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BMC Cancer  2006 

Translating microarray data for diagnostic testing in childhood leukaemia

DOI: 10.1186/1471-2407-6-229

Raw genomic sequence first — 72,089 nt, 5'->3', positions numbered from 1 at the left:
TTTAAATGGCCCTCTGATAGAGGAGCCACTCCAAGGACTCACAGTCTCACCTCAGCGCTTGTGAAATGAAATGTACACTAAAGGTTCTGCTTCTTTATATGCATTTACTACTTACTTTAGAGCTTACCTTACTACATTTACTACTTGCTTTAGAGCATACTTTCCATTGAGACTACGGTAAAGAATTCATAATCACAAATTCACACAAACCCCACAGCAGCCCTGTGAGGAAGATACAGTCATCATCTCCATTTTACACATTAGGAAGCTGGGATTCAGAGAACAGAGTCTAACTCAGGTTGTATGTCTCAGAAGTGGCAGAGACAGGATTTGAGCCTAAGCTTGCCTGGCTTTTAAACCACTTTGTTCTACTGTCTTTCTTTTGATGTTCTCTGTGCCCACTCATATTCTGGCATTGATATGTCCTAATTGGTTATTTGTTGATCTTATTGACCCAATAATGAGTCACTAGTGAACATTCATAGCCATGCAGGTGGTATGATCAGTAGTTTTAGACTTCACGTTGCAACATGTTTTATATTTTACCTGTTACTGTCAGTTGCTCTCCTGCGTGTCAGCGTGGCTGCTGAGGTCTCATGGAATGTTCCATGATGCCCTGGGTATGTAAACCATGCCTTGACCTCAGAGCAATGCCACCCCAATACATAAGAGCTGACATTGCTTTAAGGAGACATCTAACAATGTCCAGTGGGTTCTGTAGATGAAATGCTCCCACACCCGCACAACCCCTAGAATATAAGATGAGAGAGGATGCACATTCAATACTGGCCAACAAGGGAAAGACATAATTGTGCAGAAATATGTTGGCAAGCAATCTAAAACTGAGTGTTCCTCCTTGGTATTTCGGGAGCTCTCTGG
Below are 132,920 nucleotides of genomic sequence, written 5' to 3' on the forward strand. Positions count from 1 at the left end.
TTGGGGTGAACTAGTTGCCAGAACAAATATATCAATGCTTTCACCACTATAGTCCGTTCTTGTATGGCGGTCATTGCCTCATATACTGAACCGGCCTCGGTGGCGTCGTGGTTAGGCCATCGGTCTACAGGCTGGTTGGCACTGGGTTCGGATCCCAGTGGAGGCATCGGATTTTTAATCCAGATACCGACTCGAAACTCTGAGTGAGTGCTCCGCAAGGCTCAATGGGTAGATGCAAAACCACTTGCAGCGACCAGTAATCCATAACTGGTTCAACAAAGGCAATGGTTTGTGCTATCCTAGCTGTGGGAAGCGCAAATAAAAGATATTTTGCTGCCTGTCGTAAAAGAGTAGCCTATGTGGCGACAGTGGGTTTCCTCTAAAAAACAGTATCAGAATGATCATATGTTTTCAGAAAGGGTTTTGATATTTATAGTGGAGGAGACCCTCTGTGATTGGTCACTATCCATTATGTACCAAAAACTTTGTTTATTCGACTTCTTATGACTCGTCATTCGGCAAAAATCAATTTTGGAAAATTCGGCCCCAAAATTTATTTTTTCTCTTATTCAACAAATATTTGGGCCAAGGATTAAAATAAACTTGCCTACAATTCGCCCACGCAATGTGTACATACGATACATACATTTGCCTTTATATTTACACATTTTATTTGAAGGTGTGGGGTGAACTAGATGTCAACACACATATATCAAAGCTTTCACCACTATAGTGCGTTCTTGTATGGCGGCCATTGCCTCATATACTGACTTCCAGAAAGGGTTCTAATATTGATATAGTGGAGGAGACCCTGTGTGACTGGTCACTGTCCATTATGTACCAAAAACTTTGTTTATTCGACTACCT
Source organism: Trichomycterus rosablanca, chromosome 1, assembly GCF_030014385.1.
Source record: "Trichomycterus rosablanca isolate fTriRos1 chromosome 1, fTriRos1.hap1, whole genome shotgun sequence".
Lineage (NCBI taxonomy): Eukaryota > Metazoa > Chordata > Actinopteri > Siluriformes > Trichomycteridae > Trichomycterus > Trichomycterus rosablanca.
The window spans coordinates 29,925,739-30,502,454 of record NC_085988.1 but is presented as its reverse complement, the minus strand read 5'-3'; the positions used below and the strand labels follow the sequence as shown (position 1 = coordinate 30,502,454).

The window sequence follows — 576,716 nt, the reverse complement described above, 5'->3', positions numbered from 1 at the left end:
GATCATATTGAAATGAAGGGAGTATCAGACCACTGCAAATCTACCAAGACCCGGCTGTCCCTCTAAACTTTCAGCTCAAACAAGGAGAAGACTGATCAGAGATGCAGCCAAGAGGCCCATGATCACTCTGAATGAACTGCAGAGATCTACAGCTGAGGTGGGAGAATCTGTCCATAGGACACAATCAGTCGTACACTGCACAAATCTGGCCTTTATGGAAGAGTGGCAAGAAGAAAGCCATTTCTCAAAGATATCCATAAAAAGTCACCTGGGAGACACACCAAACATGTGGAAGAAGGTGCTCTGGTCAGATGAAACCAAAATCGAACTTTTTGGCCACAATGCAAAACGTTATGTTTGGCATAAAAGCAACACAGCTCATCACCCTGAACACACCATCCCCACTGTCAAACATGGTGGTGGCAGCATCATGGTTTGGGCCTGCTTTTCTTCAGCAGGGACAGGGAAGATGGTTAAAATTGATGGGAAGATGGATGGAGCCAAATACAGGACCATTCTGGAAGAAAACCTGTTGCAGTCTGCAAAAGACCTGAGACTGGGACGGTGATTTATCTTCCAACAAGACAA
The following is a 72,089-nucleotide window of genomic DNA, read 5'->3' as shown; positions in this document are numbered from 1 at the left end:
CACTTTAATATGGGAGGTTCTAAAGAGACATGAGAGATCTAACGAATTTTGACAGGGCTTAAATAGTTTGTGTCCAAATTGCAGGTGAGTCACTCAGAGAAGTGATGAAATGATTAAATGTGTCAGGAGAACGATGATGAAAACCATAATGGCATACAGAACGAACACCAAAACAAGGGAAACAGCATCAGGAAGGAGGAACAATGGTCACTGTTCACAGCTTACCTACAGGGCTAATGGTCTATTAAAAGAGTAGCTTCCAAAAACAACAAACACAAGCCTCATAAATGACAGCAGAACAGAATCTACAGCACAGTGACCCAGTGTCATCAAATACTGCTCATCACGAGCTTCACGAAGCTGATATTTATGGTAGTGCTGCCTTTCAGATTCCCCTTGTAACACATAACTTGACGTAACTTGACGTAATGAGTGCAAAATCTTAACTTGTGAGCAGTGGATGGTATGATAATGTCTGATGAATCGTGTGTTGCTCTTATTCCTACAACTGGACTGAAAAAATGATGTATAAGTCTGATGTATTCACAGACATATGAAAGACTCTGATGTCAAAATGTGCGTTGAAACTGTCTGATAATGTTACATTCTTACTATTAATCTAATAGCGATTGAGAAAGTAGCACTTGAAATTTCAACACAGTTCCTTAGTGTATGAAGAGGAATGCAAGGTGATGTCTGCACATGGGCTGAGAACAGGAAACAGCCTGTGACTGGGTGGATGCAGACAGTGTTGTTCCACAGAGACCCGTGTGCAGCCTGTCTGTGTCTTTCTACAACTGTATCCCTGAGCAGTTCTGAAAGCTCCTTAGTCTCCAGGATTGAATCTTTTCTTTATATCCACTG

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We examined published microarray data from 104 ALL patients specimens, that represent six different subgroups defined by cytogenetic features and immunophenotypes. Using the decision-tree based supervised learning algorithm Random Forest (RF), we determined a small set of genes for optimal subgroup distinction and subsequently validated their predictive power in an independent patient cohort.We achieved very high overall ALL subgroup prediction accuracies of about 98%, and were able to verify the robustness of these genes in an independent panel of 68 specimens obtained from a different institution and processed in a different laboratory. Our study established that the selection of discriminating genes is strongly dependent on the analysis method. This may have profound implications for clinical use, particularly when the classifier is reduced to a small set of genes. We have demonstrated that as few as 26 genes yield accurate class prediction and importantly, almost 70% of these genes have not been previously identified as essential for class distinction of the six ALL subgroups.Our finding supports the feasibility of qRT-PCR technology for standardized diagnostic testing in paediatric ALL and should, in conjunction with conventional cytogenetics lead to a more accurate classification of the disease. In addition, we have demonstrated that microarray findings from one study can be confirmed in an independent study, using an entirely independent patient cohort and with microarray experiments being performed by a different research team.Acute lymphoblastic leukaemia (ALL) is a heterogeneous disease characterized by the presence of several subtypes that are of prognostic relevance. These subtypes can be distinguished based on immunophenotype, differentiation status, as well as chromosomal and molecular abnormalities. The identification of different ALL subtypes, the characterization of prognostic features, and the finding that ALL subtypes differ in their response to t


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